Every year since 2004, the Environmental Working Group (EWG) has put out the EWG’s Shopper’s Guide to Pesticides in Produce. This guide ranks pesticide contamination on 48 of the most eaten fruits and vegetables. I carry this guide with me when I go grocery shopping so I am able to make the best choice for my family. This guide is so well respected that the American Academy of Pediatrics recommends it to pediatricians when consulting with parents about reducing pesticide exposure in their children’s diets.
To find out more about the EWG’s Shopper’s Guide to Pesticides in Produce, visit https://www.ewg.org/foodnews/.
According to this year’s guide, strawberries rose to the top of the Dirty Dozen list for the first time. The Dirty Dozen is the top twelve fruits or vegetables that are most likely to be contaminated with pesticide residues, even after they are picked, rinsed in the field and washed before eating. The usual suspects at the top of the list are usually apples or peaches so I was surprised to see that strawberries “won” the title this year and I wanted to find out why.
What I discovered was disturbing especially since I live in California where more than three-fourths of the fresh strawberries sold in the U.S. are grown. I know that conventionally farmed corn is a crop that requires a lot of pesticides but what I didn’t know is that strawberries use 60 times more pesticides per acre than corn. According to California data from 2014, “nearly 300 pounds of pesticides were applied to each acre of strawberries – an astonishing amount, compared to about five pounds of pesticides per acre of corn, which is considered a pesticide-intensive crop.”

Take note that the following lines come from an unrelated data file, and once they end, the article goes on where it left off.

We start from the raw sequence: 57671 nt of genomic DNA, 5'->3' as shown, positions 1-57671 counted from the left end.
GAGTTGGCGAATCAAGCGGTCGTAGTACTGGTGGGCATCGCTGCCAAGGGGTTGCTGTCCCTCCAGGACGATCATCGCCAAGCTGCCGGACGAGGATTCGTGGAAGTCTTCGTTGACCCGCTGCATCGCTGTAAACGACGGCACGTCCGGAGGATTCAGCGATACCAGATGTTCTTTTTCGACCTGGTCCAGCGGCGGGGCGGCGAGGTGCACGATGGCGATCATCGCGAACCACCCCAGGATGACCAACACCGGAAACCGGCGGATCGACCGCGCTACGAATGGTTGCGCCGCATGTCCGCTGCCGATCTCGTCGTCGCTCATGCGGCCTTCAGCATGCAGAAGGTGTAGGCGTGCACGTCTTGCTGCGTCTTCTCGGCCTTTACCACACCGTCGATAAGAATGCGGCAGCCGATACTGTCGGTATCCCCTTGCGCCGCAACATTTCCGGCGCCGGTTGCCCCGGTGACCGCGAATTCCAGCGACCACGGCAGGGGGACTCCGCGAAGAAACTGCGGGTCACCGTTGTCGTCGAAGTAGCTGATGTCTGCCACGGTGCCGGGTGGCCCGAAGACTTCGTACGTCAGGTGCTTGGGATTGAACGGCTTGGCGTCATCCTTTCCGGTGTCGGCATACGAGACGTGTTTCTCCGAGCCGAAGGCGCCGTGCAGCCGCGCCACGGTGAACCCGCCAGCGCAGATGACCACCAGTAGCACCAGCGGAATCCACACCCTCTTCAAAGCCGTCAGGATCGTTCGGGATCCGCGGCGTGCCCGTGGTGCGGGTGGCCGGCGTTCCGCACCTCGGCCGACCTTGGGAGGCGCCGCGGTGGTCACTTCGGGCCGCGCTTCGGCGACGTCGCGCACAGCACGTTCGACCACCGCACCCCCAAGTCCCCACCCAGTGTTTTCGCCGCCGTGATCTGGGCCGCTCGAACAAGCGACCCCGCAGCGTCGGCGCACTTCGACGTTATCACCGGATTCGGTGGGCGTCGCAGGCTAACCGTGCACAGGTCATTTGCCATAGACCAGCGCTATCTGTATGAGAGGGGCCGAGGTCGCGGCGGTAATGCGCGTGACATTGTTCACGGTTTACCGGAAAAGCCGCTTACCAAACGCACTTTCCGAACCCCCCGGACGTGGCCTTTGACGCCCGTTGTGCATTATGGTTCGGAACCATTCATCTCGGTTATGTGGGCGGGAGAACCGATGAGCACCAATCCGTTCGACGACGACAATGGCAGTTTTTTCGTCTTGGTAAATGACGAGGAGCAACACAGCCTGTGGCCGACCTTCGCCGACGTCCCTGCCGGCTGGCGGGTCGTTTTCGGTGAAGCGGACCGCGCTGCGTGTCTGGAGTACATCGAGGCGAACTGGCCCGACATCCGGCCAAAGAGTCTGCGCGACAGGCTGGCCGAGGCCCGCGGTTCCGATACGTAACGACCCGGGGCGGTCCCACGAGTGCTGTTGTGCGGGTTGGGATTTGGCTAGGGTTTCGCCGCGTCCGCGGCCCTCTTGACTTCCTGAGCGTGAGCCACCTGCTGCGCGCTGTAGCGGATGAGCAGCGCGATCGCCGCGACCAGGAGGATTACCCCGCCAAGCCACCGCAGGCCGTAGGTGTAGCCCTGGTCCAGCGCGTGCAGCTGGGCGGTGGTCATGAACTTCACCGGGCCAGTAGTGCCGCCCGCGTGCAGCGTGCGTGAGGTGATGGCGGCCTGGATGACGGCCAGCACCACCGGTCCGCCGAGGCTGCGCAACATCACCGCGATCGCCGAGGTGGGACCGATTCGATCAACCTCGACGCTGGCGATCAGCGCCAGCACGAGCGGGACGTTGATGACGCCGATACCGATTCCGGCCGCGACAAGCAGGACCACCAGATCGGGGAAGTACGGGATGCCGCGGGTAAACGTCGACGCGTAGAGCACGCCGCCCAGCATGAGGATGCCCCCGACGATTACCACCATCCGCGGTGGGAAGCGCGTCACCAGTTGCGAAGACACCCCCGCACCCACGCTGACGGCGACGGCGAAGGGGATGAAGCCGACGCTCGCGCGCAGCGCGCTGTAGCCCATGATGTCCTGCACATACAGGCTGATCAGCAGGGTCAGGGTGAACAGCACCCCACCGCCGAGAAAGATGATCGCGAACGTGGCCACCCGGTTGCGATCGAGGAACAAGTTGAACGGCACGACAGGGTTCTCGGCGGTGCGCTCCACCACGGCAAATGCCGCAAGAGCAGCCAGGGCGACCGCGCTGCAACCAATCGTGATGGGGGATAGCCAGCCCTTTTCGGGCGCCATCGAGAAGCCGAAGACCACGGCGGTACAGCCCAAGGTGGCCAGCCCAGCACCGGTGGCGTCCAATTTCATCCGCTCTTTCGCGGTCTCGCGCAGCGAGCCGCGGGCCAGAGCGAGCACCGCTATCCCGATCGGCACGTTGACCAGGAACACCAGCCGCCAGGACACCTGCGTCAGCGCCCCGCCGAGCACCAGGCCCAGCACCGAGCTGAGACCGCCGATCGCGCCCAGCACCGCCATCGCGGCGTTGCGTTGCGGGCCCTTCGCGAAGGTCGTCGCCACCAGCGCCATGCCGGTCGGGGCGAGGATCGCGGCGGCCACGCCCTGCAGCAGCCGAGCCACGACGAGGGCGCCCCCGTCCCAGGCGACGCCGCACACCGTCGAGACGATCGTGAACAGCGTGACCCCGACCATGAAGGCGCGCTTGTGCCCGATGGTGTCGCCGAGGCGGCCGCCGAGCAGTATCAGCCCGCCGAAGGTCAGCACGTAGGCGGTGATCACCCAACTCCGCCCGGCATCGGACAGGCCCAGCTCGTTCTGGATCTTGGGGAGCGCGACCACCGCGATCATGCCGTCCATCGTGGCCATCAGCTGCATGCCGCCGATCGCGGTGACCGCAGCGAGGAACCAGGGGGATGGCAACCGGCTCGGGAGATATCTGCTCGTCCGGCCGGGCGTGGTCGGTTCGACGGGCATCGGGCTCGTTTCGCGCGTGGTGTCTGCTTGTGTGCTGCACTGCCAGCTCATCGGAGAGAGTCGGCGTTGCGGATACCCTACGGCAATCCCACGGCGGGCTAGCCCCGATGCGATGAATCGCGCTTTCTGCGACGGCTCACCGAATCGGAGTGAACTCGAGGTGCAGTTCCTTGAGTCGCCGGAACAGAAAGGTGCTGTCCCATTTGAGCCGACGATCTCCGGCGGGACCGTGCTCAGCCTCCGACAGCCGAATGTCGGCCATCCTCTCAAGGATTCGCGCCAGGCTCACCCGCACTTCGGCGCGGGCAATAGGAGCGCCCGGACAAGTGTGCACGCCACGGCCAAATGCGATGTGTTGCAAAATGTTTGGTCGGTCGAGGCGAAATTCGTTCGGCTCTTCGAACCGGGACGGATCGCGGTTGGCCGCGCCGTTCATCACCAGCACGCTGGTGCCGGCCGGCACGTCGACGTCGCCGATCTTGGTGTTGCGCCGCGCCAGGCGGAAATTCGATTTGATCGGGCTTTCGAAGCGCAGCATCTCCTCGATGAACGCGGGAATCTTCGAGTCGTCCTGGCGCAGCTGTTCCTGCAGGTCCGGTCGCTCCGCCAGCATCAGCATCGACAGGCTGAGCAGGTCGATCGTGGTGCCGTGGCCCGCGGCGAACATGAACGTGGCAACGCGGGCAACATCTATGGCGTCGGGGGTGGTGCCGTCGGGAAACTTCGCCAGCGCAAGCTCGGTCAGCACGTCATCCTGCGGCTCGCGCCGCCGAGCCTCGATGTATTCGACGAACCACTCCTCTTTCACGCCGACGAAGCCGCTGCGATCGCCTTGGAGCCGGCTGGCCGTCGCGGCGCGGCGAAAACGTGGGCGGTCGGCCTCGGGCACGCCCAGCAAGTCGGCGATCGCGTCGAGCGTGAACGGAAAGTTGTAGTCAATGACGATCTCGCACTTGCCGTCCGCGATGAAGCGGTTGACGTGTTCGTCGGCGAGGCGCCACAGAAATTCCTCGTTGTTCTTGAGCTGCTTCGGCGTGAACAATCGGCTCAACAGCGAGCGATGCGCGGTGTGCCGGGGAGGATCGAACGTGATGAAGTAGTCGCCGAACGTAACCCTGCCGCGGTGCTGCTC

But that’s not all. According to the EWG, “strawberry growers use jaw-dropping volumes of poisonous gases – some developed for chemical warfare but now banned by the Geneva Conventions – to sterilize their fields before planting, killing every pest, weed and other living thing in the soil.” According to an article in the Huffington Post, the fumigants don’t end up on the fruit but they do “contaminate the air from spraying and can have devastating health effects, including cancer and birth defects, on farmworkers and nearby residents.”
Strawberries used to be a fruit that was in season just briefly in the spring and summer. Now, thanks to the increased use of pesticides and other chemically-aided growing methods that have made cheap strawberries available year round, the average American eats almost eight pounds of fresh strawberries a year.
It is important to mention that some organic strawberries are grown with pesticides, but according to the aforementioned Huffington Post article “they are grown with far fewer chemicals and are usually planted farther away from high-density areas, so organic consumers are still supporting a safer industry.”
To ensure that you and your family are reducing your pesticide exposure, buy organic produce or, even better, grow your own.
To get you started on the road to growing your own strawberries, visit Rodale’s Strawberry Growing Guide and learn how to grow the tastiest, organic strawberries at http://www.rodalesorganiclife.com/garden/strawberry.